Education seems to be on everyone’s mind these days. Whether it be the excerpt from Amy Chua’s new book in the Wall Street Journal (“Why Chinese Mothers are Superior”) to the recent New York Times article on the value of testing (“To Really Learn, Quit Studying and Take a Test”) to the flurry of reports on the crisis in our public schools, people are talking about education with passion and urgency. For those who attended our fall screening of “Waiting for Superman,” or our evening conversation with NYU President John Sexton, or our winter screening of “Race to Nowhere,” you know that SEEDS is committed to providing a public forum for the discussion of timely educational issues.
Education is how one generation communicates with the next. It is how we prepare, inform, counsel, and inspire those who are most vulnerable today (because of their youthful innocence), yet who will eventually replace us as guardians of our institutions, norms, and aspirations. This means that every educational decision matters, not merely on a personal or family or neighborhood level, but on a collective, societal, global level. The questions of education belong not just to teachers, parents and students but to all of us: Who is being educated and how? To what end? What values are being conveyed in the educational process? What skills? What domains of knowledge? What talents are being nurtured? What abilities ignored or suppressed? Are we rewarding merit and effort or simply reproducing systems of privilege designed to protect the power and influence of a certain social class?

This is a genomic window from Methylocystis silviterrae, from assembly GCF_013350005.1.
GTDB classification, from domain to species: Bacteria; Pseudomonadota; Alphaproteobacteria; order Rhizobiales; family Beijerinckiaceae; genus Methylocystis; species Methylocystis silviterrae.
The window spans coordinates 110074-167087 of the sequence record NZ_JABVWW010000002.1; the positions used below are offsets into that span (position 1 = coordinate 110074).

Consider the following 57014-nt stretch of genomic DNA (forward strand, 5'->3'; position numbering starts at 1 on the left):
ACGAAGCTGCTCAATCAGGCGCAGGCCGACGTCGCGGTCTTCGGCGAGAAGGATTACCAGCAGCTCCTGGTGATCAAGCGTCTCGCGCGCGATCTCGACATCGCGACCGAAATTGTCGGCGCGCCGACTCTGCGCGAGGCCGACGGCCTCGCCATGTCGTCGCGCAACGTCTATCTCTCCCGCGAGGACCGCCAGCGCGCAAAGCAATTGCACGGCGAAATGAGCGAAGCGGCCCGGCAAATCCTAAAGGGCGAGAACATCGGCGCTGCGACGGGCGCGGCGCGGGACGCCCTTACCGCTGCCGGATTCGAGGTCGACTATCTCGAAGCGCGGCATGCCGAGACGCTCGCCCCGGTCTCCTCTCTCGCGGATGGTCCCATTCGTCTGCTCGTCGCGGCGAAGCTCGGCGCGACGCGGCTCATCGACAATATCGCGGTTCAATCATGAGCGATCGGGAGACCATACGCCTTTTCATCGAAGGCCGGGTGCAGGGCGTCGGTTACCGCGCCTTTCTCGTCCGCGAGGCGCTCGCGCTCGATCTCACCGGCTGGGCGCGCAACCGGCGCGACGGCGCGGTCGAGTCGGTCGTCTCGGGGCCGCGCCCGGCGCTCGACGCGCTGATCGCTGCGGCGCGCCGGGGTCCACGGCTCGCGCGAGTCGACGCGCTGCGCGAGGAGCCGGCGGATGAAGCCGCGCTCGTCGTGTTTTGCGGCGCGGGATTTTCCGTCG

At SEEDS, we have set ourselves the task of addressing a particular problem in society: ensuring that talented, hard-working students of limited means have the opportunity to excel and contribute to the best of their ability. The future of our society depends upon the advancement of talent — and talent knows no class, color or ethnic circumstance. Yet the obstacles for a low-income student are enormous. A high-poverty school is 22 times as likely to be poor-performing on national measures than a middle-class school.  Selective colleges enroll 25 times more high-income students than low-income ones. students in library
But the advancement of talent requires care. It doesn’t happen on its own. A talented student in a failing school needs more than just “opportunity” to succeed in a challenging environment; he or she needs the intellectual tools and social skills that grant the ability to learn. That is what we aim to provide our students: the ability to pick up any book, open any newspaper, browse any website, listen to any lecture and find a point of entry. A student who knows “how to begin” can survive on any campus and succeed in any environment.